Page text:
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In 2007, the New Zealand Herald reported "People with moles on their skin live longer".

A study comparing more than 1,800 twins has found that those with more moles on their skin have longer telomeres - a marker of biological ageing found in all cells.

The findings suggest that the risk of cancer is counteracted by the effects of the telomeres, which protect the chromosomes.

Veronique Bataille (who lead the study) is cited, saying (emphasis mine)

This could imply susceptibility to fewer age-related diseases such as heart disease or osteoporosis. Further studies are need to confirm this.

That study was aparently published in Cancer Epidemiology Biomarkers and Prevention

Since the study itself seems to only offer the possibility of longer life for mole-bearers and since six years have passed, I wonder if there were any follow up studies or other means to harden the claim.


Full study:
Nevus Size and Number Are Associated with Telomere Length and Represent Potential Markers of a Decreased Senescence In vivo

  • If there's something I can do to make this question better, please say so (this is also directed at the downvoter) – npst Oct 25 '13 at 21:36
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    The whole thing is a very new area of research. But consider the following: moles often serve as sites for development of melanoma, which is hardly a condition contributing to prolonged lifespan. – oakad Nov 15 '13 at 5:30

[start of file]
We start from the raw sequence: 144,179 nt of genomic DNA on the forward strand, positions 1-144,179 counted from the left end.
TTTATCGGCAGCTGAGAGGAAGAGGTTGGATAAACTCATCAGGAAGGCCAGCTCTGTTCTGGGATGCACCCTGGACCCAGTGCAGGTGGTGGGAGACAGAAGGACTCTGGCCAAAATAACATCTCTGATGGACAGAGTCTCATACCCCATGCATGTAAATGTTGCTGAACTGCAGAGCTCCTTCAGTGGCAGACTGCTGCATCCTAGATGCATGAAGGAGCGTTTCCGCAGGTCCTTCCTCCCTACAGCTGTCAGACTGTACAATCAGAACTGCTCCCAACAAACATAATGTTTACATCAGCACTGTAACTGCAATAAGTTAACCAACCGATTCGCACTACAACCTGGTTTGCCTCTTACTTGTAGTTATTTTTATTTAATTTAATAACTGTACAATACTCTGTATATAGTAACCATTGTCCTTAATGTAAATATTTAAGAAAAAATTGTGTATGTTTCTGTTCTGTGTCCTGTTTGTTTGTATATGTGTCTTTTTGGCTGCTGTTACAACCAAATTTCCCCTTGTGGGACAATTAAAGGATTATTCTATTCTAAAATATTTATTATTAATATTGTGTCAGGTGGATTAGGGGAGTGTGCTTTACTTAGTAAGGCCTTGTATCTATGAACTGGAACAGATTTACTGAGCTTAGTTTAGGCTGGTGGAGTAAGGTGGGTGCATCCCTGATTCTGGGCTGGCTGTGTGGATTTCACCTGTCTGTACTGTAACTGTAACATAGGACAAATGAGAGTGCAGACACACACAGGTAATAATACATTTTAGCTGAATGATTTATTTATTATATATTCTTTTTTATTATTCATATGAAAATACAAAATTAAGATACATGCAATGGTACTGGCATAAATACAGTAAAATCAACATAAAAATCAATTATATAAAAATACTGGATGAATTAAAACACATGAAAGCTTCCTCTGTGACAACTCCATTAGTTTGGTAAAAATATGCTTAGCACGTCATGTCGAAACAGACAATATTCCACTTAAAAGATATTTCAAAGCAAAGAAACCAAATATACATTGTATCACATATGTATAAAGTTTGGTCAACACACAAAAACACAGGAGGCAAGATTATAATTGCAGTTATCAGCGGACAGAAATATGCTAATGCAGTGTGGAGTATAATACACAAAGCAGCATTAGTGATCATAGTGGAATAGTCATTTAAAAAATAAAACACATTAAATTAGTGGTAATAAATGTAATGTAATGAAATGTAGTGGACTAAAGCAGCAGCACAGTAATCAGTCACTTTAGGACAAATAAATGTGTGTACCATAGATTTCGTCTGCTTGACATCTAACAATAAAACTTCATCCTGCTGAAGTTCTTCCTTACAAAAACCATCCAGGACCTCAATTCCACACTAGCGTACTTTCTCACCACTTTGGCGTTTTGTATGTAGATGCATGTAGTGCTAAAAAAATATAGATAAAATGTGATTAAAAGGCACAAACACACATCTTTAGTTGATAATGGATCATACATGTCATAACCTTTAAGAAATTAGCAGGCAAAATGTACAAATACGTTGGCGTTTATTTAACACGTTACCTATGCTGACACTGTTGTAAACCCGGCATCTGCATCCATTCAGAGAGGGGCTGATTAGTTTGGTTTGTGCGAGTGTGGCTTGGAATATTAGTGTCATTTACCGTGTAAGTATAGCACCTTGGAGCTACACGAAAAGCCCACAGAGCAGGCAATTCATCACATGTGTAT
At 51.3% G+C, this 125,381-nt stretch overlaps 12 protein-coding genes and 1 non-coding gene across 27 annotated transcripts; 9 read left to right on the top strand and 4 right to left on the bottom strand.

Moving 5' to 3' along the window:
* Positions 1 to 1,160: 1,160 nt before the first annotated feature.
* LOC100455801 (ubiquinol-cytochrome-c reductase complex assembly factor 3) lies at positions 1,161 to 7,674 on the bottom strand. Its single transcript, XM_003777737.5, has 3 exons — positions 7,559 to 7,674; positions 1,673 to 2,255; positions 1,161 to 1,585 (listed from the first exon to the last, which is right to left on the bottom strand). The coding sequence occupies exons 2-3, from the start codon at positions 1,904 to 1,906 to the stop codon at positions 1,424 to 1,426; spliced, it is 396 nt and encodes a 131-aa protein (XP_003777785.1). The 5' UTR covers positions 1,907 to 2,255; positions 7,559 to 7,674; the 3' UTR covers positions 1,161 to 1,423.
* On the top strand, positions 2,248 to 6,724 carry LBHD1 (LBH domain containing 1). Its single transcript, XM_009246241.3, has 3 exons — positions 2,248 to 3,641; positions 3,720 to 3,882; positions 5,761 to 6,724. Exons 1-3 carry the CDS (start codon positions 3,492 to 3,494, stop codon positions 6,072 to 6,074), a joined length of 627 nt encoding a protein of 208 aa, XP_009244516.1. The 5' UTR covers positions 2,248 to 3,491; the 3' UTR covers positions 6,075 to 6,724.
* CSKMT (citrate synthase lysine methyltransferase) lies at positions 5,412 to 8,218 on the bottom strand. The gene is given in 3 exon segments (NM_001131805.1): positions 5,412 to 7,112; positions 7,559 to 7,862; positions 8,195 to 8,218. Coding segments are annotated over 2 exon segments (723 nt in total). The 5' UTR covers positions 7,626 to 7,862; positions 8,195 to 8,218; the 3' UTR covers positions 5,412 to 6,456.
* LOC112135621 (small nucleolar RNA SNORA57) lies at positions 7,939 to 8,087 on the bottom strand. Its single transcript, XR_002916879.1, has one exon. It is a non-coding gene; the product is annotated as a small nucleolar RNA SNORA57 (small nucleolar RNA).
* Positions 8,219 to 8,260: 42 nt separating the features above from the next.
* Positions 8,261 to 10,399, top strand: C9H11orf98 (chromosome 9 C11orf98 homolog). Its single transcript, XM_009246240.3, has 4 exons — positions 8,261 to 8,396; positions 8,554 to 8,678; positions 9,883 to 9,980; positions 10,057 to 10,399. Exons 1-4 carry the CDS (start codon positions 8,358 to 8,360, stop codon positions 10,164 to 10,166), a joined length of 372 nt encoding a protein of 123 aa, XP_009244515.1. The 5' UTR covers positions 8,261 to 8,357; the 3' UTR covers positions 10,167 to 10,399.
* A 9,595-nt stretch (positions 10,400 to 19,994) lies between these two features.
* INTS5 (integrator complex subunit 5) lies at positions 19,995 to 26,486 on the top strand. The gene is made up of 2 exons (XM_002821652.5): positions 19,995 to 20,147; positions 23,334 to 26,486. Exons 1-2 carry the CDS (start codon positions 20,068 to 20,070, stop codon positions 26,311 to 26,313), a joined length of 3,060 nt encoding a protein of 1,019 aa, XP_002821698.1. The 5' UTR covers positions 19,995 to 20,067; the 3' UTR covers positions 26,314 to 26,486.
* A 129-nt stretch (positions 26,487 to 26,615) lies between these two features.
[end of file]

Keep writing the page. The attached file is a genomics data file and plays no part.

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    The claim here is a bit vague. No-one is saying they definitely do live longer, but merely suggest it as possible. – Oddthinking Aug 20 '15 at 21:20
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I could not find anything recent about moles - positive or negative. The original article looks like good science to me, but clearly the authors are wary of making claims.

The Australian:

"“We now know of 20 common genetic risk factors, and 12 of these are clearly related to telomere length, pigmentation or the number of moles an individual has,” said co-lead ­author Mark Iles from the University of Leeds in Britain. "

The discoverer is quoted in the article of not wanting to support claims on the internet 'with a barge pole'.

Age Marker:

Professor Blackburn told The Australian that long telomeres had now been implicated in a subset of “really nasty” cancers, including melanoma, brain tumour and lung cancer.

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